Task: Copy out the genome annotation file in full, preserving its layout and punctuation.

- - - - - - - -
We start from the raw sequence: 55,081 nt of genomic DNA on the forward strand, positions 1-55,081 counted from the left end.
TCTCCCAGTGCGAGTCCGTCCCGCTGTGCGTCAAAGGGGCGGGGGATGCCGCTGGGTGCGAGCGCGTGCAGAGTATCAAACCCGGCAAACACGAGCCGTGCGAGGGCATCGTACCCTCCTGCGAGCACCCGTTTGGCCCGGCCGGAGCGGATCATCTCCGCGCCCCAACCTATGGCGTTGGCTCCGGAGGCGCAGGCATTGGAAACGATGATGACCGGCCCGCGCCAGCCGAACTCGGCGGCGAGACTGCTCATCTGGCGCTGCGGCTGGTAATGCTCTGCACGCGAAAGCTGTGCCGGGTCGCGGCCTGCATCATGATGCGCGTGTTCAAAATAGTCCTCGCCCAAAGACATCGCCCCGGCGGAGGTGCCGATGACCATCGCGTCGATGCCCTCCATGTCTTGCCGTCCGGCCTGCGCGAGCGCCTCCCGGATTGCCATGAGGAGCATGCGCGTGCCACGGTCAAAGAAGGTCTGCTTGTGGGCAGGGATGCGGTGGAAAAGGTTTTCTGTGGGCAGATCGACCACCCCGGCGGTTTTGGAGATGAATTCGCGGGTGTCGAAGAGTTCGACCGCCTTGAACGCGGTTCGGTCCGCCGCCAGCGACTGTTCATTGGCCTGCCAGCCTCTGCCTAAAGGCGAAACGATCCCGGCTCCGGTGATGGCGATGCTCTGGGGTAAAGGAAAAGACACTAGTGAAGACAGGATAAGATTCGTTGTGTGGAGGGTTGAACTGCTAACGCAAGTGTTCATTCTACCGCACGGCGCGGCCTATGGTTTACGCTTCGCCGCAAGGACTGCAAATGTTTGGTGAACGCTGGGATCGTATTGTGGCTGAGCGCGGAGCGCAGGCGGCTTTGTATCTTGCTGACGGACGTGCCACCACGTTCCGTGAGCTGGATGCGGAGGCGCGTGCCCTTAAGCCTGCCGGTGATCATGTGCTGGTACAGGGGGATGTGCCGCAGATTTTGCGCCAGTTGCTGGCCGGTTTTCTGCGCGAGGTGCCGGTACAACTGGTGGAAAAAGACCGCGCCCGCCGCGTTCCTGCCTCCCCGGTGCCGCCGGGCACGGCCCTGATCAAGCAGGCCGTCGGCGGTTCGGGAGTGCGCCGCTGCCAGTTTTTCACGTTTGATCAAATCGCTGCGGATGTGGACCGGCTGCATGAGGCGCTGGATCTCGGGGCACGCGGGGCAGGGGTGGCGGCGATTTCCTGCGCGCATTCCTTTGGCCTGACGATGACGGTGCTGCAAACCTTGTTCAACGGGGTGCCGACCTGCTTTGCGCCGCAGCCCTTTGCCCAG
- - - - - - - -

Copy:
We start from the raw sequence: 55,081 nt of genomic DNA on the forward strand, positions 1-55,081 counted from the left end.
TCTCCCAGTGCGAGTCCGTCCCGCTGTGCGTCAAAGGGGCGGGGGATGCCGCTGGGTGCGAGCGCGTGCAGAGTATCAAACCCGGCAAACACGAGCCGTGCGAGGGCATCGTACCCTCCTGCGAGCACCCGTTTGGCCCGGCCGGAGCGGATCATCTCCGCGCCCCAACCTATGGCGTTGGCTCCGGAGGCGCAGGCATTGGAAACGATGATGACCGGCCCGCGCCAGCCGAACTCGGCGGCGAGACTGCTCATCTGGCGCTGCGGCTGGTAATGCTCTGCACGCGAAAGCTGTGCCGGGTCGCGGCCTGCATCATGATGCGCGTGTTCAAAATAGTCCTCGCCCAAAGACATCGCCCCGGCGGAGGTGCCGATGACCATCGCGTCGATGCCCTCCATGTCTTGCCGTCCGGCCTGCGCGAGCGCCTCCCGGATTGCCATGAGGAGCATGCGCGTGCCACGGTCAAAGAAGGTCTGCTTGTGGGCAGGGATGCGGTGGAAAAGGTTTTCTGTGGGCAGATCGACCACCCCGGCGGTTTTGGAGATGAATTCGCGGGTGTCGAAGAGTTCGACCGCCTTGAACGCGGTTCGGTCCGCCGCCAGCGACTGTTCATTGGCCTGCCAGCCTCTGCCTAAAGGCGAAACGATCCCGGCTCCGGTGATGGCGATGCTCTGGGGTAAAGGAAAAGACACTAGTGAAGACAGGATAAGATTCGTTGTGTGGAGGGTTGAACTGCTAACGCAAGTGTTCATTCTACCGCACGGCGCGGCCTATGGTTTACGCTTCGCCGCAAGGACTGCAAATGTTTGGTGAACGCTGGGATCGTATTGTGGCTGAGCGCGGAGCGCAGGCGGCTTTGTATCTTGCTGACGGACGTGCCACCACGTTCCGTGAGCTGGATGCGGAGGCGCGTGCCCTTAAGCCTGCCGGTGATCATGTGCTGGTACAGGGGGATGTGCCGCAGATTTTGCGCCAGTTGCTGGCCGGTTTTCTGCGCGAGGTGCCGGTACAACTGGTGGAAAAAGACCGCGCCCGCCGCGTTCCTGCCTCCCCGGTGCCGCCGGGCACGGCCCTGATCAAGCAGGCCGTCGGCGGTTCGGGAGTGCGCCGCTGCCAGTTTTTCACGTTTGATCAAATCGCTGCGGATGTGGACCGGCTGCATGAGGCGCTGGATCTCGGGGCACGCGGGGCAGGGGTGGCGGCGATTTCCTGCGCGCATTCCTTTGGCCTGACGATGACGGTGCTGCAAACCTTGTTCAACGGGGTGCCGACCTGCTTTGCGCCGCAGCCCTTTGCCCAG